Tikka Whitetail Hunter Rifle
By Jon Y. Wolfe
I believe that the Tikka Whitetail Hunter and the new T3 are fine guns. They are economically priced, have guaranteed out of the box accuracy (sub MOA at 100 Yards), a user adjustable trigger, and a stainless steel bolt. The latter uses two front locking lugs, a plunger type ejector, and is silky smooth in operation. I do not have a bias for any gun manufacturer or brand, but my bias is heavily weighted towards value.
The things I appreciate most in any hunting rifle are accuracy, an excellent adjustable trigger mechanism, and a quiet and easy to use safety. I have several beautiful, high-priced rifles with gloss wood finishes, deeply blued metal, engraving, and other frills. But as a hunter I prefer durability and functionality to beauty, and I typically carry a synthetic rifle in the field.
I believe that a good synthetic stock should be ergonomic, durable, resistant to extreme heat and cold, and have an adjustable length of pull. I do not like all synthetic stocks, and there are many that are just plain awful. Ruger and Remington have the worst of the bunch, with Steyr, Sako, and the Tikka T3, in my view, having the best. Browning also makes a decent synthetic stock, but I've never owned one.
About two months ago, a major sporting goods store in my area was discounting last year's inventory and I ran across a Tikka Whitetail Hunter in a 300 Win. Mag. I don't really have a use for a 300 Win. Mag., but I enjoy shooting different rifles and this was my first Tikka, so I went for it. The price was $429. It was originally $529, and the 25th edition of the Gun Trader's Guide shows a new in box price of $619 plus $40 for magnum calibers.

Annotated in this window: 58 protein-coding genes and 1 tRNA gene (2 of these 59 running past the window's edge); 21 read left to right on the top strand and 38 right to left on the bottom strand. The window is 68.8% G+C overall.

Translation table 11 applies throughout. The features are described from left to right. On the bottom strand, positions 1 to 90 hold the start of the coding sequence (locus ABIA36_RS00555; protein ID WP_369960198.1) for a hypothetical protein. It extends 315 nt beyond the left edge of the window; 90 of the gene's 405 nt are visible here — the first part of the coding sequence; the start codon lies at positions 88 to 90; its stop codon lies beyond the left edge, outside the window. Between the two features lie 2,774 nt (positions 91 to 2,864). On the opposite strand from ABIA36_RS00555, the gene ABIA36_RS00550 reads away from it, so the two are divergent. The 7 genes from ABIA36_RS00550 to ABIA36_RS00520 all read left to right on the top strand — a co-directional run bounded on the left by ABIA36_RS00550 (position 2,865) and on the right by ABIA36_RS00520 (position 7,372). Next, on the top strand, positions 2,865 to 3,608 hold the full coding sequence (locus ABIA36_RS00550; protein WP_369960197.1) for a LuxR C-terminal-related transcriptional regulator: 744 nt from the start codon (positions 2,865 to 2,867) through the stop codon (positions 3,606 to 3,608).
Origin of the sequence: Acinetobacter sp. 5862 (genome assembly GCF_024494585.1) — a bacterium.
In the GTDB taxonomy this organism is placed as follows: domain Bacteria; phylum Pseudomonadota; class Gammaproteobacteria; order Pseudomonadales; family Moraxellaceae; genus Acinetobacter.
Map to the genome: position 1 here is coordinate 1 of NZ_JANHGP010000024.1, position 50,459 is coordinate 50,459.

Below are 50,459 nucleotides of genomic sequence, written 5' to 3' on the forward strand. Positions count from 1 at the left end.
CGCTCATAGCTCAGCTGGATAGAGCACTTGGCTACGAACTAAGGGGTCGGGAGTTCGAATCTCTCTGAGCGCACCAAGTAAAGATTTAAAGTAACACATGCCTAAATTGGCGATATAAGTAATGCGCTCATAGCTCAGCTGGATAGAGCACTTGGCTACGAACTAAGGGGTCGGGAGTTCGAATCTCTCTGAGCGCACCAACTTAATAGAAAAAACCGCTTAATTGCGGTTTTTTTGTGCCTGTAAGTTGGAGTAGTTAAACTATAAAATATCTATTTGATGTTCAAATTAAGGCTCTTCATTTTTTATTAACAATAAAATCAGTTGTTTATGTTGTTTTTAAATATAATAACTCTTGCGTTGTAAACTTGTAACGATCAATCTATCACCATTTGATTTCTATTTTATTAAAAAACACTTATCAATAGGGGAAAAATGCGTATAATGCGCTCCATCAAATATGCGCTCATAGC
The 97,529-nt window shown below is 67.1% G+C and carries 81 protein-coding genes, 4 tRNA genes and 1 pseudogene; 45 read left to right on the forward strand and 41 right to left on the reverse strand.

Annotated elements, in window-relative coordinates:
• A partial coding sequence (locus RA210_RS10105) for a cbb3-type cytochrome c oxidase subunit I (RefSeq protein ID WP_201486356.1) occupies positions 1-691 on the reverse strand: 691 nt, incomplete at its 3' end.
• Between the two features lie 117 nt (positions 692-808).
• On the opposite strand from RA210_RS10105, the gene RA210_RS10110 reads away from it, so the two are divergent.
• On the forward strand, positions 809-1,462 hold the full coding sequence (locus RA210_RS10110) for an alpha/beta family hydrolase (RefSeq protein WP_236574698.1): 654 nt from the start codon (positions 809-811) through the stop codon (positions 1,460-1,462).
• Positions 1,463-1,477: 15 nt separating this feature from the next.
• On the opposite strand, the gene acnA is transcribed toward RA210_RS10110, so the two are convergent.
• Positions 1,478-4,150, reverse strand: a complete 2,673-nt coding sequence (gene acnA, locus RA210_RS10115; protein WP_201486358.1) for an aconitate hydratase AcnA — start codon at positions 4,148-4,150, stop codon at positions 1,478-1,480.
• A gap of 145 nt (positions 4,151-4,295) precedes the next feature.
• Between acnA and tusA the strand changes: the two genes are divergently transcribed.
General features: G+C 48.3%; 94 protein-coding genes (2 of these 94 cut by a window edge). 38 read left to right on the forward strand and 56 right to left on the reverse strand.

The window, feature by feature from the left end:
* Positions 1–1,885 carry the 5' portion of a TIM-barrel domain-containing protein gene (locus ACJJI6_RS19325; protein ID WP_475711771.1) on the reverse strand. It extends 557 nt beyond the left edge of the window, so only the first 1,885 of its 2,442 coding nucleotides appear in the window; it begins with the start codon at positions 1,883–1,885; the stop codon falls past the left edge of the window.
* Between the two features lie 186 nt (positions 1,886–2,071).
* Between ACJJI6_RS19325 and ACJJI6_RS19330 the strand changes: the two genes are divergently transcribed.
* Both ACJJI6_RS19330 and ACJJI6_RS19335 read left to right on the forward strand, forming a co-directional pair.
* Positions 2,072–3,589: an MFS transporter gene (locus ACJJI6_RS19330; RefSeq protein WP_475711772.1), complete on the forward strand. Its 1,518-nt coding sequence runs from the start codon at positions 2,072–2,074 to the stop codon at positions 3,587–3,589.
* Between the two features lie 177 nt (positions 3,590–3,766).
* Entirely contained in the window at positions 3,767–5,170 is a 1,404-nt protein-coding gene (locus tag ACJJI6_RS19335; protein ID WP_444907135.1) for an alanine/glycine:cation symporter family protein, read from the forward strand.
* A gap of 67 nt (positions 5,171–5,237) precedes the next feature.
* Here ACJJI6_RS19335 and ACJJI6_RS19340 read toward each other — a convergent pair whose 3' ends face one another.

I chose the Tikka Whitetail Hunter because of its adjustable trigger, guaranteed accuracy, smooth operation, very nice two position safety and value. I was excited about my purchase and within a week I had it scoped and bore sighted.
I attempted to use the Tikka medium rings, but the 44 mm objective on the Simmons Aetec 3.8-12x scope was just a bit too large. I ended up with a Leupold base and medium rings. This was the perfect set-up as the front objective was 2 mm from the barrel.
The weight of this rifle was 7.5 pounds bare and unloaded, and 8.5 pounds with base, rings and scope. I did some recoil calculations, and determined that 29 ft. lbs. was too much, so I added some weight to the rifle by melting lead fishing weights and pouring lead into the front and rear of the stock a little at a time.
The black synthetic stock has several cavities, which makes this easy to do. The front has approximately five cavities much like the hull of a ship. The rear has a removable plate under the pistol grip, which will hold about 1 pound of lead. The heat of the lead softens the stock enough so that the lead is securely bonded to the stock. The final weigh unloaded is 10.3 pounds. This brought the recoil down to a more reasonable level, about 23 ft. lbs.
This gun has 24.4 inch hammer forged blued barrel, which is free floated. The box magazine is removable. The trigger is user adjustable from 2-4 pounds. I'm not a big fan of the Whitetail Hunter's synthetic stock; the new T3 synthetic stock is much better.
At the range I shot 165 grain Hornady Interlock BTSP bullets at a MV of 3100 fps. Recoil was substantial, but tolerable enough to shoot three 5-shot groups at 100 yards. I never achieved a one inch group, but I've not yet adapted to the heavy recoil, and the error is probably mine. The average group was about 2 inches. I had no fliers, and the trigger, set at 2.5 lbs., functioned perfectly.
To me this rifle represents an exceptional value. The Winchester M70 Black Shadow, Ruger M77 Mark II All Weather, Remington 700 ADL Synthetic, Weatherby Vanguard Synthetic, and Savage 114 are all good rifles, but when you compare the accuracy, trigger, bolt design, and stock, I prefer the Tikka Whitetail Hunter. All of these rifles are in the same general price range, based on online prices and the prices at the retail establishments in my area.
Copyright 2004, 2006 by Jon Y. Wolfe. All rights reserved.